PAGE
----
intended for the application to rotate them, and the font to
provide a 'vrtr'
        alternate for vertical presentation of a rotated glyph.

    Yes, I know this discussion, and it was first introduced in the
following article:
    https://blogs.adobe.com/CCJKType/2013/08/tale-of-three-features.html

        The CSS Writing Modes system uses the combination of this 'vrtr'
feature, the
        application’s ability to set any character upright or not upright
(defaulting
        to UAX50), and the 'vert' feature as intended for truly upright
typesetting of
        each character (excepting those such as brackets for which an
upright
        presentation would be nonsensical, which are marked as Tr in
UAX50). This
        should give authors, applications, and fonts together the ability
to typeset
        text perfectly in each case,

    So, to say briefly, it follows that all 'Tr' glyphs are to be included
in the 'vrtr' feature, and all 'Tu' glyphs are to be in the 'vert' feature,
and all 'R' glyphs that have traditionally been included in the 'vert'
features are to be excluded from the 'vert' feature (according to your
UAX50-conforming scheme), doesn't it?

        The concern for compatibility of fonts with such a system then
seems to be
        whether fonts have 'vert' alternates that rotate characters which,
in a fully
        upright typesetting style, could be upright. For example, the case
of arrows
        you discuss above. In such cases, there is no way to set that glyph
upright
        except maybe to disable the 'vert' feature.

    If we call the abovementioned "UAX50 conforming" version of the 'vert'
feature as "UAX50vert" only for this discussion here, UAX50vert won't
include any R glyphs. Related to what I wrote in my previous message, I'm
still a little concerned about the Japanese-typographic correctness and
precision of the rotation that is to be done by applications without making
use of the 'vert'-based glyph substitution (which may be called
"pseudo-rotation").

    For example, U+2015 HORIZONTAL BAR has been used widely as an EM-dash
for Japanese, which is expected to be positioned at the mean height of, and
centered at, the Japanese EM type body, because U+2014 EM DASH has been
used for proportional Latin characters, and its height of the bar of the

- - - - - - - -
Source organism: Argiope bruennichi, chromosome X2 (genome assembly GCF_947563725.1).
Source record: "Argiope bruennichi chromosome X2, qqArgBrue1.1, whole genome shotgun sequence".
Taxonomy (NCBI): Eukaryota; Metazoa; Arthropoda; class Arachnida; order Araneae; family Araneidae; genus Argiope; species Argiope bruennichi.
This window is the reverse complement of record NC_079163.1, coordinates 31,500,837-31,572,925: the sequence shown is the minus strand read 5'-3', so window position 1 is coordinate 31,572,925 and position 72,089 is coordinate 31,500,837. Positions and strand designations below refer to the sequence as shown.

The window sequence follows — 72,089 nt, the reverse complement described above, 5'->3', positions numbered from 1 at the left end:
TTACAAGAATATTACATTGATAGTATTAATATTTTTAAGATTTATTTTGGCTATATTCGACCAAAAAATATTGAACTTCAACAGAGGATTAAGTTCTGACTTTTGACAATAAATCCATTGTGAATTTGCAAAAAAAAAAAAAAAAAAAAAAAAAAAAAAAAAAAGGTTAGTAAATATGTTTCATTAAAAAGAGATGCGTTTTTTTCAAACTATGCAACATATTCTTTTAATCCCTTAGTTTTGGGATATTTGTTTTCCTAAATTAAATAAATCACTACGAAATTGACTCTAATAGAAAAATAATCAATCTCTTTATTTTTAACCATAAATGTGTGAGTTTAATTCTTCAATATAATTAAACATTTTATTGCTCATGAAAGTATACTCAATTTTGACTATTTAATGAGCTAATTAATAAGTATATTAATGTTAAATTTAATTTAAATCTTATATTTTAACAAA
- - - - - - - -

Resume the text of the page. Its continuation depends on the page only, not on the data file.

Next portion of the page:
glyph included in fonts is far below the center line of the EM square body,
as it must match the height of the lower-case characters (x-height),
positioned slightly above the mean height between the x-height and the
baseline (y = 0). Our Adobe-Japan1-x-baesd fonts include the glyph for the
U+2015 HORIZONTAL BAR in the 'vert' feature with the "pseudo-rotated"
vertical glyph.

    However, according to UAX50, U+2015 HORIZONTAL BAR has the 'R' vertical
posture. So, it will not be included in the UAX50vert feature supporting
UAX50. As the vertical posture is not 'Tr', it will not be in the 'vrtr'
table as well. I guess applications are expected to rotate it when used in
a vertical line. As far as Japanese vertical lines are concerned, whatever
glyph is used (proportional Latin glyphs or full-width Japanese glyphs), as
far as applications apply the rotation at the center of the square EM type
body precisely, there will not be a problem.

    In addition to the incompatibility of existing Japanese fonts with
UAX50 due to their inclusion of glyphs whose UAX50 vertical posture is R in
their 'vert' feature, another type of incompatibility is due to their
treating glyphs with the 'U' vertical posture in UAX50 as if they had the
'Tr' vertical posture. One typical example with this type of
incompatibility in existing fonts can be seen in U+2016 DOUBLE VERTICAL
LINE. The UAX50vert won't have the glyph for the character. The number of
glyphs affected by this type of incompatibility is small.

    I will continue to consider this issue some more . . . .

    Regards,

    --Taro





-- 
Regards,
Makoto
Received on Thursday, 12 December 2019 04:50:45 UTC